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Can you say "bullshit" at NASA? The principal investigator for NASA's New Horizons mission did, in an outburst directed at the tortuous rules that led to Pluto's reclassification as a dwarf planet. "It's bullshit," Alan Stern, a planetary scientist at the Southwest Research Institute, told Tech Insider - with the clear intent of being quoted.Read more from GeekWire
How's that for a milestone: Pluto is now in Google Earth (er...Google Pluto?). http://t.co/QvgK6axdZy HT @skdh pic.twitter.com/qgxAC93RvW— Corey S. Powell (@coreyspowell) July 31, 2015
Too cool! #PlutoFlyby pic.twitter.com/gkIu0cge0v— NewHorizons2015 (@NewHorizons2015) August 8, 2015
Scientists are about to decide where to send NASA’s New Horizons spacecraft next. http://t.co/lcqvHBtNq8 pic.twitter.com/hKtgYFQEFN— Spaceflight Now (@SpaceflightNow) August 12, 2015
A simulation of the Pluto flyby.
Pluto, we have a problem: Some geographical names may not fly on @IAU_org's maps: http://t.co/RVKsAAwZM3 pic.twitter.com/O720R2Vgz1— Alan Boyle (@b0yle) August 26, 2015
Spock, Kirk and Vader Crater also could be controversial, even though those science-fiction icons fit nicely within the IAU’s categories for features on Charon. During a series of interviews over the past month, Schulz voiced concern that some names may not be enduring enough to merit recognition. “We must be sure that a few generations after us, no one asks, ‘How could they name it for somebody no one knows?'” the Berliner Morgenpost quoted her as saying last week.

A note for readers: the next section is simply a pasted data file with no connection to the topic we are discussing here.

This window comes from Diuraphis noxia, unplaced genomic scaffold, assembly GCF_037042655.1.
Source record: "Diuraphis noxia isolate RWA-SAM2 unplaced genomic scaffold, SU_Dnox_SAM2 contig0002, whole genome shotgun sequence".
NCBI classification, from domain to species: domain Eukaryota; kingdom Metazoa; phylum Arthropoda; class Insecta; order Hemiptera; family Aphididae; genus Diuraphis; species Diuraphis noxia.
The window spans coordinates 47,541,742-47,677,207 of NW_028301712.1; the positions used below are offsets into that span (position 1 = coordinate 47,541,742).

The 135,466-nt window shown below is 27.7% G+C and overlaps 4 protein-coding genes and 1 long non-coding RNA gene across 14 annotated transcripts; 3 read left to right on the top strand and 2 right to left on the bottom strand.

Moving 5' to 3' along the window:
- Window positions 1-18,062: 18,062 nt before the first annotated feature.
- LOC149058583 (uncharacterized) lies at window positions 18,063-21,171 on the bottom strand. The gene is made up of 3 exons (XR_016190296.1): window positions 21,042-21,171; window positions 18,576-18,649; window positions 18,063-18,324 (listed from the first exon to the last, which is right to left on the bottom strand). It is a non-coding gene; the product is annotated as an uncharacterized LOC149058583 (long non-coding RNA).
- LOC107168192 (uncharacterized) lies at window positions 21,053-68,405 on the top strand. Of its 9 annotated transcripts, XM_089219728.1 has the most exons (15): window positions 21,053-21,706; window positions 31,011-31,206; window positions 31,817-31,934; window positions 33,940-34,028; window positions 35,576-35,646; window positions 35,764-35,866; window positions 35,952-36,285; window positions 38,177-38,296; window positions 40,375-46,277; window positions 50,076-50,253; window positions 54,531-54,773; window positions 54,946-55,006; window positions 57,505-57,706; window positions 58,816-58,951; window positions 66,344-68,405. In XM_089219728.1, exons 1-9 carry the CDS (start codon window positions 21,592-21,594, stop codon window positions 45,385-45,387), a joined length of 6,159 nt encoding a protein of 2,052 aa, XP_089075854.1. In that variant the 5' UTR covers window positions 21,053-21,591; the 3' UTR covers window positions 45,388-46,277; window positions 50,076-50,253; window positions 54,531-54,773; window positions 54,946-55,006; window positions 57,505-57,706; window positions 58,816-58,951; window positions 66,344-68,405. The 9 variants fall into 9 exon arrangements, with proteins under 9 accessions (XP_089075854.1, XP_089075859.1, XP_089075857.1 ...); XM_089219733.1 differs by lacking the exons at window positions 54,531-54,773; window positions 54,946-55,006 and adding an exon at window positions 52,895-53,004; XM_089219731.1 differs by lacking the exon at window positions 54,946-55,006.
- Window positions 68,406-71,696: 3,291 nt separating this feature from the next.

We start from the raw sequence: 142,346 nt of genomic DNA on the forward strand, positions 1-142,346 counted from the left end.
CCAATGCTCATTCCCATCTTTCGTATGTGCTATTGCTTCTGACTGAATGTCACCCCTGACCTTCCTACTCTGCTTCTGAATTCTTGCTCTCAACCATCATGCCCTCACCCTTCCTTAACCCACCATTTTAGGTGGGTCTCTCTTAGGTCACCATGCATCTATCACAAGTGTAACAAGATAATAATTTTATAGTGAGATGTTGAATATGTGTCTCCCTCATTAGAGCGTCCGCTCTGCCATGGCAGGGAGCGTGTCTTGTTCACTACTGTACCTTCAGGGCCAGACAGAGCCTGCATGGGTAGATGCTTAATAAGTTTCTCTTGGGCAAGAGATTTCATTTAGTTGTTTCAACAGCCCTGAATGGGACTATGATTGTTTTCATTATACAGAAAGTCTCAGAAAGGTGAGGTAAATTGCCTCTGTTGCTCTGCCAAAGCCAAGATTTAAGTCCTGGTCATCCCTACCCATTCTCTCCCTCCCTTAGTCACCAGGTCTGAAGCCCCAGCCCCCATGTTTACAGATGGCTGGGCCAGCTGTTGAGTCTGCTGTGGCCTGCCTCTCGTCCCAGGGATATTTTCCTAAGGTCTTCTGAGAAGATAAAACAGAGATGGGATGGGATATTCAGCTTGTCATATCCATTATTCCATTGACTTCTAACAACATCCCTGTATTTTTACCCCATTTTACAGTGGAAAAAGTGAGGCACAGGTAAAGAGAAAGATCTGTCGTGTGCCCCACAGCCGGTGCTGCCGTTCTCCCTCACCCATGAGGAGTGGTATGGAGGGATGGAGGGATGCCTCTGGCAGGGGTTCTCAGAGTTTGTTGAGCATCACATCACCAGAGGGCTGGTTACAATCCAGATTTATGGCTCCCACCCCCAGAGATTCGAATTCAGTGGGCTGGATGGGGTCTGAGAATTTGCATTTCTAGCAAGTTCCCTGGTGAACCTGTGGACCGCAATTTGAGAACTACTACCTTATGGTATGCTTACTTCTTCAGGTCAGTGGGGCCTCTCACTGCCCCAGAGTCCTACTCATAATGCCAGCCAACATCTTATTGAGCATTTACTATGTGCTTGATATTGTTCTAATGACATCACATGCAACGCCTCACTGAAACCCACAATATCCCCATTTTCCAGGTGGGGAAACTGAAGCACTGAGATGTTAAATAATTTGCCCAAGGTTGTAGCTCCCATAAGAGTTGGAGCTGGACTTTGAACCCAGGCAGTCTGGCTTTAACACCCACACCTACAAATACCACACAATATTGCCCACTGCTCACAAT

The IAU also wants to make sure the names on Pluto and its moons reflect a wide variety of the planet’s cultures, and not just Hollywood icons.
Does it matter what the IAU thinks? New Horizons’ principal investigator, Alan Stern, doesn’t think so. He has lambasted the organization for the way it treated Pluto, and got under the IAU’s skin by setting up informal naming systems for extrasolar planets and Martian craters. By some accounts, those dust-ups have added to the friction over New Horizons’ nicknames.
Uh, sorry, but you ask the average 20, 30, 40 or 50 year old who Styx, Charon, Nix & Kerberos were. I'll bet they can't tell you. But they can tell you who Spock, Kirk & Vader were.
Exactly. I didn't understand the roots of the month names until I read about them. I didn't start reading mythology until much later.
Modern myths vs. ancient ones. :)
Despite putting New Horizons on a course to explore a new world in the Kuiper Belt, the extended mission is not yet approved.— Alex Parker (@Alex_Parker) August 28, 2015